2.4.3
Final decision on subject-matter in the parent application - res judicata 

In 51/08 the appellant had submitted with the statement of grounds of appeal amended claims corresponding to the second auxiliary request of the parent application which had already been refused on appeal. The board held that subject-matter on which a final decision had been taken by a board of appeal in the parent application became res judicata and could not be pursued in the divisional application (see also 790/10).

In 1643/10 the board left open the question of whether, or to what extent, decisions regarding a parent or a sibling application represent res judicata for a divisional application.

In 2084/11 the appellant (opponent) had argued that the invention's reproducibility was res judicata, a final decision having already been taken on the parent application. The board noted that the EPC did not mention res judicata, let alone regulate its applicability in the context of separate proceedings on parent and divisional applications or any resulting patents. EPO proceedings on a divisional were essentially independent of those on its parent (see 1254/06). The board therefore doubted that a final decision taken in opposition appeal proceedings (here revocation of the patent) could have any "cross-procedural" res judicata effect at all on separate opposition (or opposition appeal) proceedings concerning a patent granted on a divisional. 167/93 had already said that res judicata, whilst a generally recognised principle, was of extremely narrow scope and would only "involve something" where (amongst other criteria) "the issues of fact are the same". But it had said nothing about any "cross-procedural" application. In the case in point, the board anyway took the view that the above criterion from 167/93 was clearly not fulfilled, because the subject-matter (the "something" in the sense of 167/93) requiring the division's or board's decision was not the patent granted for the parent application; rather, it was the divisional-derived patent and whether the requests submitted were legally sustainable in view of the objections raised, and – in contrast to 51/08 – the requests (sets of claims) for decision in the two sets of proceedings were also not identical. Moreover, the underlying facts were different since futher evidence had been submitted. The board's conclusion was that an appeal decision on the parent patent could have no res judicata effect in opposition (or opposition appeal) proceedings as regards the reproducibility, and thus the validity, of the divisional-derived patent in suit.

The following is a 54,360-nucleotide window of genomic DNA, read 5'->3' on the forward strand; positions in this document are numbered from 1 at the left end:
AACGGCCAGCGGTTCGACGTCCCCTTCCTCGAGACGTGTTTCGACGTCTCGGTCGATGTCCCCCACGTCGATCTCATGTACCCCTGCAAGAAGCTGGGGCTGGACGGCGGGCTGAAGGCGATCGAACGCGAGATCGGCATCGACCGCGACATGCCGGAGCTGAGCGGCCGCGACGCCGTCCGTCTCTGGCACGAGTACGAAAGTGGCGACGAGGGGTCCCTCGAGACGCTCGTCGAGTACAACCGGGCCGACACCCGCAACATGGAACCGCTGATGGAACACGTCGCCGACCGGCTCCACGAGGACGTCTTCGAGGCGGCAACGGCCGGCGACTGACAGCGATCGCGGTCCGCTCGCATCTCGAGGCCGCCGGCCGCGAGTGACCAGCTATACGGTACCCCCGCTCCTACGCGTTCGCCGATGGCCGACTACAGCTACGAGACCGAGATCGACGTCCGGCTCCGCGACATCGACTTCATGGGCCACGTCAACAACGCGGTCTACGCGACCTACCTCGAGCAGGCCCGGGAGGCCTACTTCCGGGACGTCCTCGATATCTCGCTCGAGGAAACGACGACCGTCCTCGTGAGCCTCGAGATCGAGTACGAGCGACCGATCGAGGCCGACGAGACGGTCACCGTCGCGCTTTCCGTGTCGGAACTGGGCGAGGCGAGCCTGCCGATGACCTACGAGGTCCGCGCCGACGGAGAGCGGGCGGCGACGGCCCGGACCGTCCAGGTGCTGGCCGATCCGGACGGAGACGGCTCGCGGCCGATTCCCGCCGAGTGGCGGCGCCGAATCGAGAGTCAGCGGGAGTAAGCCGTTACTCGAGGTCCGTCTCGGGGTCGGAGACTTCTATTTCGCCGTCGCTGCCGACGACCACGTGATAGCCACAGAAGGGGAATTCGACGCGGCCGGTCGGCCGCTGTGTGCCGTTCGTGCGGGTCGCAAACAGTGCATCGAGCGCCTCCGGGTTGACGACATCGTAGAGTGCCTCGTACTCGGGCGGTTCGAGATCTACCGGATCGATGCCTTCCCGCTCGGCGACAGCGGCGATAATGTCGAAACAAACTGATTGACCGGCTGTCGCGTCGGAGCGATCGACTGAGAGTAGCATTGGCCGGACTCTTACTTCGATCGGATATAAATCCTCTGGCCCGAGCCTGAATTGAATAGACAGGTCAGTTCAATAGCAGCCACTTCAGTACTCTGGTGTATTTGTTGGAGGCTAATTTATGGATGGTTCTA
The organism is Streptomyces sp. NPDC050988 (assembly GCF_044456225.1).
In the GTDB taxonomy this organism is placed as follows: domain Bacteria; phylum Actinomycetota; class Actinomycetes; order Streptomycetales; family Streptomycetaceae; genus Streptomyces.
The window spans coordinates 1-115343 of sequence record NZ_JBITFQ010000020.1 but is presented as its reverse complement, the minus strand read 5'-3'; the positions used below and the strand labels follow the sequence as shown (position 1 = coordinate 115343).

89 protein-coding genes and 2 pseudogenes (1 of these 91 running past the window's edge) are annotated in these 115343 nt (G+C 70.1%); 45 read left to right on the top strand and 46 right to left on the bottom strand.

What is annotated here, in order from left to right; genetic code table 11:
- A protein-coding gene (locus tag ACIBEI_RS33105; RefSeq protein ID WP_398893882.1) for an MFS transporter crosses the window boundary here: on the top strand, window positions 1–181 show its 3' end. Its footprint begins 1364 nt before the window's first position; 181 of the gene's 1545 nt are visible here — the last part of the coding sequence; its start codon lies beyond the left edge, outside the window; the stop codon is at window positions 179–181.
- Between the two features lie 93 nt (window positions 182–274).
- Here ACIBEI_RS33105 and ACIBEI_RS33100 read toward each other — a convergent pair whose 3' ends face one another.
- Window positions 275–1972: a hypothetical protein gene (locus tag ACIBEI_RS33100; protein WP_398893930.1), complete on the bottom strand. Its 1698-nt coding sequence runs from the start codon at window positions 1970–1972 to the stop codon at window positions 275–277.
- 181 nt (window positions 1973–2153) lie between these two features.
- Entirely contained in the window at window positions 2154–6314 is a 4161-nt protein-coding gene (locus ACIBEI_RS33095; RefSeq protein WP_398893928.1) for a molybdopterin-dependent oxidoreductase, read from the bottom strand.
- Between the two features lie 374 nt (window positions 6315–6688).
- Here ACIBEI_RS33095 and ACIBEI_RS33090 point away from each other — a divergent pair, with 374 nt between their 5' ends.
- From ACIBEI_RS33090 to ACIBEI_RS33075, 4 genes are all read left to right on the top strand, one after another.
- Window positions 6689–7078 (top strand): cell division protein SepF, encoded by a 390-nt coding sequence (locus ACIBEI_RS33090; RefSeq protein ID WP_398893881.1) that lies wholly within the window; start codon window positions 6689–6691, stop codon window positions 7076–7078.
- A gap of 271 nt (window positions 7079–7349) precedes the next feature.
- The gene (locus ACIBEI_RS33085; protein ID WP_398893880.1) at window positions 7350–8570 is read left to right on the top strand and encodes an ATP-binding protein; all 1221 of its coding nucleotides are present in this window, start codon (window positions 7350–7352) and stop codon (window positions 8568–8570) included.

In 1155/13 an objection of lack of sufficiency was raised by the appellant against the patent based on a divisional application. The board considered, however, that 468/09 had dealt with an insufficiency objection in relation to the patent granted on the basis of the parent application. Since decision 468/09 was res judicata and dealt with insufficiency of disclosure in relation to the same embodiments, and the facts were the same, the current board had no power to examine this objection again (with reference to 51/08).

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